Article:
Omega-3 fatty acids can decrease systemic inflammation and reduce the risk of metabolic syndrome. This is because they can help improve insulin resistance.
In general, fats do not cause the secretion of insulin, which inherently improves insulin sensitivity. However, omega-3s capacity to reduce insulin resistance while also decreasing inflammatory pathways and mechanisms makes it supreme.
Omega-3 acids specifically reduce the production of inflammatory eicosanoids and cytokines along with other inflammatory molecules.
Autoimmune conditions essentially encourage the body to attack healthy, unharmful cells. While the mechanism is not fully understood yet, studies have shown obtaining enough omega-3s during the first year of life reduces the risk of various autoimmune diseases including type 1 diabetes and multiple sclerosis.
Additionally, omega-3s are commonly used to help treat other autoimmune diseases such as ulcerative colitis, Crohn's disease, and psoriasis. It may also help relieve joint pain for those with rheumatoid arthritis.
Studies associate higher intake of omega-3 fatty acids with reduced risk of cancer in general. Specifically, though, studies suggest it greatly reduces the risk for colon, prostate, and breast cancer specifically.
In fact, those who consume the highest amount of omega-3s have up to a 55% reduced risk of colon cancer!
Other Omega-3 Benefits
In addition, sufficient omega-3 fatty acid intake has also been linked to:
• Reducing instance and severity of ADHD in children
• Reducing asthma in children and young adults
• Reduce fat in the liver (non-alcoholic fatty liver disease, NAFLD)
• Improve bone strength and reduce arthritis and osteoporosis
• Alleviate menstrual cramps
• Increase natural melatonin production and help with sleep
• Skin health - balancing hydration and oil production, preventing hyperkeratinization, reducing premature aging and acne
Eating fatty fish might not be so popular, but omega-3 supplements are certainly having their moment! Nowadays, many average Joe’s take some sort of omega-3 supplement related to their numerous touted benefits.
Obtaining nutrients from whole foods first is always best. But for those who do not or cannot eat fish, a supplement is wise.
However, there are various forms of omega-3 supplements to know and consider.
Supplements with this pure label typically mean that the source is unidentified. Meaning, the EPA and DHA could be derived from fish, a different animal, or algae among others.
The dose can be anywhere from 300 mg to 4,000 mg, with ones in the 1,200 to 4,000 range being most effective.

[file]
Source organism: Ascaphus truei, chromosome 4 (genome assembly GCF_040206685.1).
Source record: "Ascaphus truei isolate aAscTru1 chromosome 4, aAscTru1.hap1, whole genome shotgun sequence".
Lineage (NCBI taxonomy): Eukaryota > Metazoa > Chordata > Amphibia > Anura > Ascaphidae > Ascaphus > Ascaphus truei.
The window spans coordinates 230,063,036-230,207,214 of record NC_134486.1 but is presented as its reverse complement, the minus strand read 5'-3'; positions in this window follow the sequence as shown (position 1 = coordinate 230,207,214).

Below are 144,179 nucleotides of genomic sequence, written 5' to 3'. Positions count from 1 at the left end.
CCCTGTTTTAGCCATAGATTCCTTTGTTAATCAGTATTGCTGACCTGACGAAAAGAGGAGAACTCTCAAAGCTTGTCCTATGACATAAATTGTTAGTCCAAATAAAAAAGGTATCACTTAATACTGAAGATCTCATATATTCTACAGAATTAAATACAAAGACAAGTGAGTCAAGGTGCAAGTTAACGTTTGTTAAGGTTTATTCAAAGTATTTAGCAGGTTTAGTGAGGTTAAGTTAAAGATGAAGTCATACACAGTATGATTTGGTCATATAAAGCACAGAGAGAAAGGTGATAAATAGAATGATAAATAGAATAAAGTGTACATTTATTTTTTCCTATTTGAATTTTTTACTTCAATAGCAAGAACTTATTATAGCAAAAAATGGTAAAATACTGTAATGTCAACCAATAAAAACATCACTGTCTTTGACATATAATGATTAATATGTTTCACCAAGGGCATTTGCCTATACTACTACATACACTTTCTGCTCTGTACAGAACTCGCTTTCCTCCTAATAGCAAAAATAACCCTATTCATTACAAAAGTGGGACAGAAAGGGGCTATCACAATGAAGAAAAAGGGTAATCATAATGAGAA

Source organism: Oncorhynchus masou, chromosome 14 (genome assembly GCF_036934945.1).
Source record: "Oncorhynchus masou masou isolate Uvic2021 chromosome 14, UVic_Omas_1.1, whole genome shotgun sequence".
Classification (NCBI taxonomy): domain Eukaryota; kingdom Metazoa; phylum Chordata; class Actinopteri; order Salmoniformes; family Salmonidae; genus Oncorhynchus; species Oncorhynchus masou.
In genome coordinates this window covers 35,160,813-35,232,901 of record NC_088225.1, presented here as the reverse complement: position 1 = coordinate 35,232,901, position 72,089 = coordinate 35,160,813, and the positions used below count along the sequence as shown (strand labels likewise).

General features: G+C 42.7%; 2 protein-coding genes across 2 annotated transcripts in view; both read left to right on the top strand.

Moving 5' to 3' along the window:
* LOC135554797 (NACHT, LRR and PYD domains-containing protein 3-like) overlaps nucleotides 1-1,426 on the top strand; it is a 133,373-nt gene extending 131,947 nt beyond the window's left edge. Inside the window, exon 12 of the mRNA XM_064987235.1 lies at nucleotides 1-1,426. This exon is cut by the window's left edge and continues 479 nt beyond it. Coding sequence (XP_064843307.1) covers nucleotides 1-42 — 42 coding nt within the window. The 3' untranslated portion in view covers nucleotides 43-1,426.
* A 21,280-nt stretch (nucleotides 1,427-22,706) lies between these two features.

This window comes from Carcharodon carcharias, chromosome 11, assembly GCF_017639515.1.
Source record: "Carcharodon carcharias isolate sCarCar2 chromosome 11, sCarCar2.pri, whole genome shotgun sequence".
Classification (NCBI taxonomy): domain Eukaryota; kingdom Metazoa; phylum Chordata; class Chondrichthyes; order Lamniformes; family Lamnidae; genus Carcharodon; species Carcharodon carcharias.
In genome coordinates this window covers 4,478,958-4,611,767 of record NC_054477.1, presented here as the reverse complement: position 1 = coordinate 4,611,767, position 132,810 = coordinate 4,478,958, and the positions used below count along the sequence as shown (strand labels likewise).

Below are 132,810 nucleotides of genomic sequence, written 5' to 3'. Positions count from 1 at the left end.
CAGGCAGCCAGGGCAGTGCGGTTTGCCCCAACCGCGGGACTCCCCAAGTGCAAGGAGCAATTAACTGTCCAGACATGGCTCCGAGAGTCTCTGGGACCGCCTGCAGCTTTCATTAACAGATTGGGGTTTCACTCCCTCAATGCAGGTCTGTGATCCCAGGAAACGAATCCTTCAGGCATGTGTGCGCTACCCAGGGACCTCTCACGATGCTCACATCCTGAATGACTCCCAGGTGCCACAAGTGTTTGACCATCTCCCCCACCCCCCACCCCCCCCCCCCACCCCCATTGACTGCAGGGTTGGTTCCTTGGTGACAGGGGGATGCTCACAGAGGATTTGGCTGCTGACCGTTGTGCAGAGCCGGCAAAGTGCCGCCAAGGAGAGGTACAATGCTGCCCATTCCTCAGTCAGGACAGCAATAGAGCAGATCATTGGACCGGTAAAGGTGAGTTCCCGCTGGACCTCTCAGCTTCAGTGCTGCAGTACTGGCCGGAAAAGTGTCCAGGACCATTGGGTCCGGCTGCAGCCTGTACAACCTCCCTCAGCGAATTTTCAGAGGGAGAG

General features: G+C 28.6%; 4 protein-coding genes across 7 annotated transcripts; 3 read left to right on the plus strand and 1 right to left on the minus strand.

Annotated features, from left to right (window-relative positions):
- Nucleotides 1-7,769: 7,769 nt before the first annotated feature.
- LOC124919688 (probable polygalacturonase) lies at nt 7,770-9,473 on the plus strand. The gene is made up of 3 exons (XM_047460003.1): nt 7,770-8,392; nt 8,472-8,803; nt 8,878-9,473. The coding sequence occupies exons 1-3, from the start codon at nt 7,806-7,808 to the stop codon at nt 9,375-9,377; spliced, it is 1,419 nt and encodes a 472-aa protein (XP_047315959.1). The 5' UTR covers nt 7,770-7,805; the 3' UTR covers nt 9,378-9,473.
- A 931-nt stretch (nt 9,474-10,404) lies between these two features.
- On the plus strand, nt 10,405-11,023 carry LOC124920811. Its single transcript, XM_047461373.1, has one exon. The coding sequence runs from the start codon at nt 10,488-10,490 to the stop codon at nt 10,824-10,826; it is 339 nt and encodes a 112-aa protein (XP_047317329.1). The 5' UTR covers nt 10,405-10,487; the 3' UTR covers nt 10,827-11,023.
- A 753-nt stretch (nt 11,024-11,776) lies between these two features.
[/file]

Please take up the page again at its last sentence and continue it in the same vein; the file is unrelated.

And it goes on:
Fish Oil Supplements
Probably the most common omega-3 supplement form, fish oil often offers the highest available dose of omega-3 fatty acids derived from fish, of course. These should contain both DHA and EPA.
Cod Liver Oil
In addition to omega-3 acids, this liver is also rich in the fat-soluble vitamins A and D. Combining omega-3 with vitamin D is so anti-inflammatory that most people can benefit from taking a combo of the two
The cod liver oil helps improve the absorption of vitamin D, of which nearly 90% of the population is deficient.
This is simply another type of seafood rich in omega-3 fatty acids.
This is the best option for vegans and vegetarians since it is derived from sea veggies, not animals. They typically contain less concentrated forms of omega-3, though, so the dose needs to be increased, sometimes doubled. Some forms only contain DHA, but ones with DHA and EPA will be more effective.
When choosing an omega-3 supplement, look for reputable brands that provide transparent information about sourcing and third-party testing. Also look for the inclusions of other helpful nutrients like vitamin A, D, E, and K, antioxidants, or even turmeric.
Thankfully, many brands have added natural flavoring to their capsules and tinctures to reduce the infamous "fish burps". It might seem fishy, but the few minutes of stench are well worth the health benefits!
Omega-3 fatty acids are potent polyunsaturated fats that exert tremendous health benefits. Humans must obtain these fats from food and/or supplementation as they are not endogenously produced by the body.
The most important DHA and EPA are only found in concentrated amounts in fatty fish like salmon and trout. However, edamame, mushrooms, and sea veggies also contain fair amounts. ALA is found in many plant foods and may also bolster health.
Truly, the power of omega-3 fatty acids is unparalleled. Research shows that they are vital for brain and heart health and are protective against many illnesses. Their anti-inflammatory properties reign them the top-tier fat source and it is abundantly important to obtain enough from diet and supplementation if needed.
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Omega-3 Fatty Acids: Foods & Benefits. Cleveland Clinic. Reviewed January 1, 2019. https://my.clevelandclinic.org/health/articles/17290-omega-3-fatty-acids.
Gal K. 15 Omega-3-Rich Foods: Fish and Vegetarian Sources. Medical News Today. Written January 20, 2020. https://www.medicalnewstoday.com/articles/323144#_noHeaderPrefixedContent.